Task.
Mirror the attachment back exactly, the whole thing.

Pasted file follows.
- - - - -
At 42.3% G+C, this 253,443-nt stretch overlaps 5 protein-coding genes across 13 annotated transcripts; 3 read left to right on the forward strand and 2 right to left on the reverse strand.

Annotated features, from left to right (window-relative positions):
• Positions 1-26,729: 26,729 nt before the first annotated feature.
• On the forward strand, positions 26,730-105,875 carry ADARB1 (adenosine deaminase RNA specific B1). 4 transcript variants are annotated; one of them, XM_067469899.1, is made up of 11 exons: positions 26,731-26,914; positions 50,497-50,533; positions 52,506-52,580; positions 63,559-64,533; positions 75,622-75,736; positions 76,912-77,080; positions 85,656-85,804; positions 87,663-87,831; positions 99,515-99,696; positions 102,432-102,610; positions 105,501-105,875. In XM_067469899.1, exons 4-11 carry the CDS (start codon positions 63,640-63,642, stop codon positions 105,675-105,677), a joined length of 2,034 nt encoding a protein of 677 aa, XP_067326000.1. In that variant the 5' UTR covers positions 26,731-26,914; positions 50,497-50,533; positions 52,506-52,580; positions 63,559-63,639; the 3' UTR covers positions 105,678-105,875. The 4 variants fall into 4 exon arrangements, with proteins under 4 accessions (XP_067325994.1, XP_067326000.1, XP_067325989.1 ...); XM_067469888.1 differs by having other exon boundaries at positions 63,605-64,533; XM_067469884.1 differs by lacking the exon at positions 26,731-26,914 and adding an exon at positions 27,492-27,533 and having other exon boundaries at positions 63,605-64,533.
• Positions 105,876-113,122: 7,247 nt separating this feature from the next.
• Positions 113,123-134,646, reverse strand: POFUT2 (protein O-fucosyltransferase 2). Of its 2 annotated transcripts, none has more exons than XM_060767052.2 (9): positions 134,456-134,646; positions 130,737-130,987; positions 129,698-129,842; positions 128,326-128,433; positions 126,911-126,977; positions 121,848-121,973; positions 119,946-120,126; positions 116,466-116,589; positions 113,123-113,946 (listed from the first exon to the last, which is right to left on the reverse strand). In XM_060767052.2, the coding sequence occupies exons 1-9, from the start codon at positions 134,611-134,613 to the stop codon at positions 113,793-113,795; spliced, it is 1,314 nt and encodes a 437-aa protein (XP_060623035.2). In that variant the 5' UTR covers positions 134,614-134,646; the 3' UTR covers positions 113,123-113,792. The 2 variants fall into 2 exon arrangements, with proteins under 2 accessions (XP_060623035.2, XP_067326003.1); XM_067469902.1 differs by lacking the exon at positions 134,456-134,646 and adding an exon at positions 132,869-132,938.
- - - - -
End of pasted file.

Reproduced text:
At 42.3% G+C, this 253,443-nt stretch overlaps 5 protein-coding genes across 13 annotated transcripts; 3 read left to right on the forward strand and 2 right to left on the reverse strand.

Annotated features, from left to right (window-relative positions):
• Positions 1-26,729: 26,729 nt before the first annotated feature.
• On the forward strand, positions 26,730-105,875 carry ADARB1 (adenosine deaminase RNA specific B1). 4 transcript variants are annotated; one of them, XM_067469899.1, is made up of 11 exons: positions 26,731-26,914; positions 50,497-50,533; positions 52,506-52,580; positions 63,559-64,533; positions 75,622-75,736; positions 76,912-77,080; positions 85,656-85,804; positions 87,663-87,831; positions 99,515-99,696; positions 102,432-102,610; positions 105,501-105,875. In XM_067469899.1, exons 4-11 carry the CDS (start codon positions 63,640-63,642, stop codon positions 105,675-105,677), a joined length of 2,034 nt encoding a protein of 677 aa, XP_067326000.1. In that variant the 5' UTR covers positions 26,731-26,914; positions 50,497-50,533; positions 52,506-52,580; positions 63,559-63,639; the 3' UTR covers positions 105,678-105,875. The 4 variants fall into 4 exon arrangements, with proteins under 4 accessions (XP_067325994.1, XP_067326000.1, XP_067325989.1 ...); XM_067469888.1 differs by having other exon boundaries at positions 63,605-64,533; XM_067469884.1 differs by lacking the exon at positions 26,731-26,914 and adding an exon at positions 27,492-27,533 and having other exon boundaries at positions 63,605-64,533.
• Positions 105,876-113,122: 7,247 nt separating this feature from the next.
• Positions 113,123-134,646, reverse strand: POFUT2 (protein O-fucosyltransferase 2). Of its 2 annotated transcripts, none has more exons than XM_060767052.2 (9): positions 134,456-134,646; positions 130,737-130,987; positions 129,698-129,842; positions 128,326-128,433; positions 126,911-126,977; positions 121,848-121,973; positions 119,946-120,126; positions 116,466-116,589; positions 113,123-113,946 (listed from the first exon to the last, which is right to left on the reverse strand). In XM_060767052.2, the coding sequence occupies exons 1-9, from the start codon at positions 134,611-134,613 to the stop codon at positions 113,793-113,795; spliced, it is 1,314 nt and encodes a 437-aa protein (XP_060623035.2). In that variant the 5' UTR covers positions 134,614-134,646; the 3' UTR covers positions 113,123-113,792. The 2 variants fall into 2 exon arrangements, with proteins under 2 accessions (XP_060623035.2, XP_067326003.1); XM_067469902.1 differs by lacking the exon at positions 134,456-134,646 and adding an exon at positions 132,869-132,938.